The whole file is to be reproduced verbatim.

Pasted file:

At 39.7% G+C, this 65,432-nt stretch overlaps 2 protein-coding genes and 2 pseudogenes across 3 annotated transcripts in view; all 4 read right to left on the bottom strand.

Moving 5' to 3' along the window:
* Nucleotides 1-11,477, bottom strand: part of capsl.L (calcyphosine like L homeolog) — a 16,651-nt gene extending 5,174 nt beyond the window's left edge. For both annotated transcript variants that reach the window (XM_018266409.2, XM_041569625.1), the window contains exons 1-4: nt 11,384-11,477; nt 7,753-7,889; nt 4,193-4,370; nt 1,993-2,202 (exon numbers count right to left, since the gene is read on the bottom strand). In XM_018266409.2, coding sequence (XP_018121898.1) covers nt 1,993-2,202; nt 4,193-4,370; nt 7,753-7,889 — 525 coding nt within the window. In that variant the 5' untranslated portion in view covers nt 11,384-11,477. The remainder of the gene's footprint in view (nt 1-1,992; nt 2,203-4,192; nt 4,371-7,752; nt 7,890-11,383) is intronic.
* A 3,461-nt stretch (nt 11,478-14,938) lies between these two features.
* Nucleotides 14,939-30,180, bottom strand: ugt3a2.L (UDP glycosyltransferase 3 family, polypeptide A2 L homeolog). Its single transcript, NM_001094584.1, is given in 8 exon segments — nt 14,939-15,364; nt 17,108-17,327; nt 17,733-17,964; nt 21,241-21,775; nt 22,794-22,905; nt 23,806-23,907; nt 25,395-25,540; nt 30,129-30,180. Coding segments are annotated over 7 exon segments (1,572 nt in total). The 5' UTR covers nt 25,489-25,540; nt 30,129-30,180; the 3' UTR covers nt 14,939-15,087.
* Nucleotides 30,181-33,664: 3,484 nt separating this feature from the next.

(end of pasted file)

At 39.7% G+C, this 65,432-nt stretch overlaps 2 protein-coding genes and 2 pseudogenes across 3 annotated transcripts in view; all 4 read right to left on the bottom strand.

Moving 5' to 3' along the window:
* Nucleotides 1-11,477, bottom strand: part of capsl.L (calcyphosine like L homeolog) — a 16,651-nt gene extending 5,174 nt beyond the window's left edge. For both annotated transcript variants that reach the window (XM_018266409.2, XM_041569625.1), the window contains exons 1-4: nt 11,384-11,477; nt 7,753-7,889; nt 4,193-4,370; nt 1,993-2,202 (exon numbers count right to left, since the gene is read on the bottom strand). In XM_018266409.2, coding sequence (XP_018121898.1) covers nt 1,993-2,202; nt 4,193-4,370; nt 7,753-7,889 — 525 coding nt within the window. In that variant the 5' untranslated portion in view covers nt 11,384-11,477. The remainder of the gene's footprint in view (nt 1-1,992; nt 2,203-4,192; nt 4,371-7,752; nt 7,890-11,383) is intronic.
* A 3,461-nt stretch (nt 11,478-14,938) lies between these two features.
* Nucleotides 14,939-30,180, bottom strand: ugt3a2.L (UDP glycosyltransferase 3 family, polypeptide A2 L homeolog). Its single transcript, NM_001094584.1, is given in 8 exon segments — nt 14,939-15,364; nt 17,108-17,327; nt 17,733-17,964; nt 21,241-21,775; nt 22,794-22,905; nt 23,806-23,907; nt 25,395-25,540; nt 30,129-30,180. Coding segments are annotated over 7 exon segments (1,572 nt in total). The 5' UTR covers nt 25,489-25,540; nt 30,129-30,180; the 3' UTR covers nt 14,939-15,087.
* Nucleotides 30,181-33,664: 3,484 nt separating this feature from the next.